New Ways to Mend Broken Hearts
3 min. read
Every February, hearts get all their glory. Valentine’s Day and American Heart Month focus our attention on both the symbolic hearts, representing love and relationships, and the hearts within us that keep our body’s blood flowing.
While the love-scorned can ignore Valentine’s Day and their broken hearts, people with heart-valve problems – “broken” biological hearts – cannot ignore the treatments they need to restore proper function.
Valvular disease, resulting from damaged or faulty heart valves, causes insufficient blood flow between the chambers of the heart or from the heart to the rest of the body, according to the National Institutes of Health. The American Heart Association says the two most common problems that valve disease leads to are stenosis and regurgitation. When valves are not able to function properly, a decreased amount of blood gets through the valve. This can be the result of valves narrowed by stenosis, or calcifications on the valve, or from valves that don’t close all the way and allow blood to flow backward, or regurgitate. The heart must pump harder and more often to keep up with the demands of the body. After awhile, the heart weakens significantly and the valves need to be repaired or replaced altogether.
“For most people, heart surgery is recommended to treat advanced valvular disease, either through a valve repair or a valve replacement,” said Niberto Moreno, M.D., a Baptist Health Medical Group heart surgeon and Chief of Cardiothoracic Surgery. Yet for some, open heart surgery is too risky.
For those people who cannot undergo open heart surgery, two types of minimally-invasive procedures may be options to fix the valves. Transcatheter aortic valve replacement (TAVR) treats stenosis of the aortic valve and MitraClip treats blood regurgitation through the mitral valve.
Transcatheter Aortic Valve Replacement (TAVR)
During a TAVR procedure, an artificial heart valve is delivered through a catheter, or hollow wire, threaded from outside of the body to the inside of the heart. Then, the replacement valve is anchored in place using the tissue of the original valve, says Ramon Quesada, M.D., medical director of interventional cardiology and research at Baptist Cardiac & Vascular Institute.
TAVR, Dr. Moreno says, offers a better quality of life for patients with inoperable severe aortic valve stenosis than treating them with medication alone.
For patients with severe mitral valve regurgitation or insufficiency, Dr. Quesada evaluates them for a valve repair using the MitraClip, a device manufactured by Abbott Laboratories that was approved last year by the Food and Drug Administration.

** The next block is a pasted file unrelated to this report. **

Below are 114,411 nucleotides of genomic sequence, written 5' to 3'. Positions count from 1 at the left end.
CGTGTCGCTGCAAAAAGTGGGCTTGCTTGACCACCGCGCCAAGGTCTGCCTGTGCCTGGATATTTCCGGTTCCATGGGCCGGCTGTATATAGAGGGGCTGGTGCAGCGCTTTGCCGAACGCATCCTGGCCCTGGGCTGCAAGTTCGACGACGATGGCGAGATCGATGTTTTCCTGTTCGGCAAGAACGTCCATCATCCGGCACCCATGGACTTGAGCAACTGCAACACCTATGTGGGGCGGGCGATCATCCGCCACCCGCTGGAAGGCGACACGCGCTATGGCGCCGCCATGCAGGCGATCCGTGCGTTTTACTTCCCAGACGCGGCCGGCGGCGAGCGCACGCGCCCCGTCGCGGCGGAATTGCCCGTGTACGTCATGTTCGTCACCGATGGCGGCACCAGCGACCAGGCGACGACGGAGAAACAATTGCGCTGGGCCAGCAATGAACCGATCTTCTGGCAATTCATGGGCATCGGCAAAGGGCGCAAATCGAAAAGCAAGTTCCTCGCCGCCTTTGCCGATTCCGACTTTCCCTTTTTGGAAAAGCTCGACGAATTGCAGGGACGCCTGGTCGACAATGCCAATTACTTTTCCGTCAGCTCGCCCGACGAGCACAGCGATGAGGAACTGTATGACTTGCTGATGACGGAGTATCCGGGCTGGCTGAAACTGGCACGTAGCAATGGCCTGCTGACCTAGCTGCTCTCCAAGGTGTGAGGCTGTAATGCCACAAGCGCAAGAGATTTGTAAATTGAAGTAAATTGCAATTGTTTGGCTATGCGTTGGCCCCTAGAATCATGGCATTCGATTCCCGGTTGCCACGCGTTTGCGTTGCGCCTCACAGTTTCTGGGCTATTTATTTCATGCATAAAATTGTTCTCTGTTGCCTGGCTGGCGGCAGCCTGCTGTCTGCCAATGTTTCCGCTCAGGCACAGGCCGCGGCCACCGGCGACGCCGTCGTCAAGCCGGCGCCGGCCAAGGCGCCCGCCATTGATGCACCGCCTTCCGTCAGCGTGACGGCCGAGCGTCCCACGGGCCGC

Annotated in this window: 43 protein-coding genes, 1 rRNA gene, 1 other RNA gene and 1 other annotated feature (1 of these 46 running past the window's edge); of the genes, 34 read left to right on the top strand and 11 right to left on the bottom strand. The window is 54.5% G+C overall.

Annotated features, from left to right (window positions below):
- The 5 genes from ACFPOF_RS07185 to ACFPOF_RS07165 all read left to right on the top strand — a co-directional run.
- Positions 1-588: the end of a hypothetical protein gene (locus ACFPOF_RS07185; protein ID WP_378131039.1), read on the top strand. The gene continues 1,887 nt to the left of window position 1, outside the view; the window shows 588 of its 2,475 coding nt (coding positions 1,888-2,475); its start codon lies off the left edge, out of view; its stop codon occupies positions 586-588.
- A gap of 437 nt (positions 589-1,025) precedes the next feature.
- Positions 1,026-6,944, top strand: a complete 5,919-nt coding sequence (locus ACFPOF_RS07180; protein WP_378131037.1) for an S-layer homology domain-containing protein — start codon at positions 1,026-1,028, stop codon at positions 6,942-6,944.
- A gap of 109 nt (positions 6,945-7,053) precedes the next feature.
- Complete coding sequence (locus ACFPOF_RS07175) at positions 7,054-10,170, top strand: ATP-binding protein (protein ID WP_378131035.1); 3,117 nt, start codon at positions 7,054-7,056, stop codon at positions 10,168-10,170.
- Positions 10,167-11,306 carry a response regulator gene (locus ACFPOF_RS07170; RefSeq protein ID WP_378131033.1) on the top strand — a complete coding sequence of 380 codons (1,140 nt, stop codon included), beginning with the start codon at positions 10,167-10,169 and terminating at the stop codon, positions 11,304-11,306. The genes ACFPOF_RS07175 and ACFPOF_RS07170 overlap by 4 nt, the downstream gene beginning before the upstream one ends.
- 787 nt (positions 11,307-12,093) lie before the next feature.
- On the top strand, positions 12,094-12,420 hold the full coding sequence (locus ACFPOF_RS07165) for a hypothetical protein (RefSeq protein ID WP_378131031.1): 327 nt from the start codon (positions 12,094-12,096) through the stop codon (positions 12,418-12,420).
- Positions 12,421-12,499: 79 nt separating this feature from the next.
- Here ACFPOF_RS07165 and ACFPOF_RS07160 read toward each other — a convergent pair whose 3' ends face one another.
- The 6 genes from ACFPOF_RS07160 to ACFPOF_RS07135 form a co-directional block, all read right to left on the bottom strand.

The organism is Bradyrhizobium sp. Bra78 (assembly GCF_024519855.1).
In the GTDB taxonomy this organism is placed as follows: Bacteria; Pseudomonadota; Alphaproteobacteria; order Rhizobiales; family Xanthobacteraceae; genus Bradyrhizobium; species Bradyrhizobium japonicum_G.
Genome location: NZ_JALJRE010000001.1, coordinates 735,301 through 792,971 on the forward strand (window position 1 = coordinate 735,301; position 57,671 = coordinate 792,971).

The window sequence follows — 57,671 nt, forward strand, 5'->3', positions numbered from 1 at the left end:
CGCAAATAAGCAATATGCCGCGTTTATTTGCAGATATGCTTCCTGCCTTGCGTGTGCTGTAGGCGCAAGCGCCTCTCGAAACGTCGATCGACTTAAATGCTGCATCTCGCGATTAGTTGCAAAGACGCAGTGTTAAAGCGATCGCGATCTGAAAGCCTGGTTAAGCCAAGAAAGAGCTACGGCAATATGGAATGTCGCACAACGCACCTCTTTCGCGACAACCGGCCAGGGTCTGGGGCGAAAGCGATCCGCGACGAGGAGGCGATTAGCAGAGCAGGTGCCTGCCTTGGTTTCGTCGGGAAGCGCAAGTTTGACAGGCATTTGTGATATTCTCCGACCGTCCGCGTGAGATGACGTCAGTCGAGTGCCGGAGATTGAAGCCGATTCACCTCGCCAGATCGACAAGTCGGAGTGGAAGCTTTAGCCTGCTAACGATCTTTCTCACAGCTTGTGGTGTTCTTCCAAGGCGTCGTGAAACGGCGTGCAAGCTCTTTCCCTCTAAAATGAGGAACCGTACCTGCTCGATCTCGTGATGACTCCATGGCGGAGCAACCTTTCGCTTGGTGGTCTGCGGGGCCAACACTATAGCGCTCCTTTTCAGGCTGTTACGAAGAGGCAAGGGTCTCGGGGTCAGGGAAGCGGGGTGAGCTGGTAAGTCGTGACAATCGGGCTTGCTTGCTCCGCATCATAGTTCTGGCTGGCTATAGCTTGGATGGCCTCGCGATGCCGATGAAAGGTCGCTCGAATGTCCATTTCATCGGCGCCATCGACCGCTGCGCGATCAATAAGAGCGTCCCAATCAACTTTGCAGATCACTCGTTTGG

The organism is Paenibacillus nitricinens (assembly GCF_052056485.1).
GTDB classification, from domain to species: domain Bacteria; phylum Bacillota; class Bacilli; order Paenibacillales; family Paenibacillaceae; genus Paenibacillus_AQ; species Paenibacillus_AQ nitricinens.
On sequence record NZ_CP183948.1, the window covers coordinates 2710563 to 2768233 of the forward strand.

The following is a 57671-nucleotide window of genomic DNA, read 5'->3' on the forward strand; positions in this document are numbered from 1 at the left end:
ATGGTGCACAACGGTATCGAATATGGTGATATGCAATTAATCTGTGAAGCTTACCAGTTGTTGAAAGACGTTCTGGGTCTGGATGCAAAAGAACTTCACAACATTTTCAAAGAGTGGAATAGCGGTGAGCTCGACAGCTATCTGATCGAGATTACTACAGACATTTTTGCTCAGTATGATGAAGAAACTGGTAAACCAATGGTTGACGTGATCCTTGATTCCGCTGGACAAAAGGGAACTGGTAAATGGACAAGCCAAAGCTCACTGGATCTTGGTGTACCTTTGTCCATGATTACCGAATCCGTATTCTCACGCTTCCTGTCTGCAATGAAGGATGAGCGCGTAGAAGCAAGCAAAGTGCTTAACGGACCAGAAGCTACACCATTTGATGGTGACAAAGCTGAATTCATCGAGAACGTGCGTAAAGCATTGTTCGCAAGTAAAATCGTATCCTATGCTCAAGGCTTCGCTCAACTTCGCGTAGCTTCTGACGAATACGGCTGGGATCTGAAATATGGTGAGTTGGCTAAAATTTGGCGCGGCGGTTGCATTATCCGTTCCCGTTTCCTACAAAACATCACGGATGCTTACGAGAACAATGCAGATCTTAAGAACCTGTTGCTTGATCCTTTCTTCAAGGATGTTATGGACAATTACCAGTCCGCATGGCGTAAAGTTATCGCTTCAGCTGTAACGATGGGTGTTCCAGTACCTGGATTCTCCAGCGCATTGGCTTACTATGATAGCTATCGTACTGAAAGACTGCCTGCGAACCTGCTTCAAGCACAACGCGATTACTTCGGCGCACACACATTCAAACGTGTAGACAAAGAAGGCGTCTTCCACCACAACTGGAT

Dr. Quesada led a clinical trial over a six-year period at Baptist Cardiac & Vascular Institute to determine the effectiveness of the MitraClip to repair the valve leading from the upper left chamber of the heart to the lower left chamber of the heart.
With mitral valve repair using the MitraClip, Dr. Quesada threads the device through a catheter inserted into a vein in the groin and up into the heart, crossing the septum, or inner wall of the heart, from one upper chamber of the heart to the other. The clip of the MitraClip then grasps the two flaps of the mitral valve and helps them close.
“This device is not for everyone,” Dr. Quesada stressed about the MitraClip. “Only 50 of the more than 400 patients we’ve screened over the last six years have been candidates for this procedure. But, we will be testing the second generation of these devices to see if different mechanisms also can be delivered to the heart endovascularly to treat other structural and valvular defects. The evolution of transcatheter heart repair is amazing.”
Dr. Moreno echoes that sentiment.
“These new approaches for high-risk patients add to our ability to give more patients a better quality of life and lengthen their lifespan,” he said. “We’re on the leading edge of the research going on in this area, and our team approach between the surgeons and interventional cardiologists has helped our patients do better than with traditional interventions and medications.”
So, while broken hearts from love lost tend to heal over time, a broken heart muscle won’t without the care of skilled surgeons and cardiologists who take their love of your heart very seriously throughout the year – not just in February.
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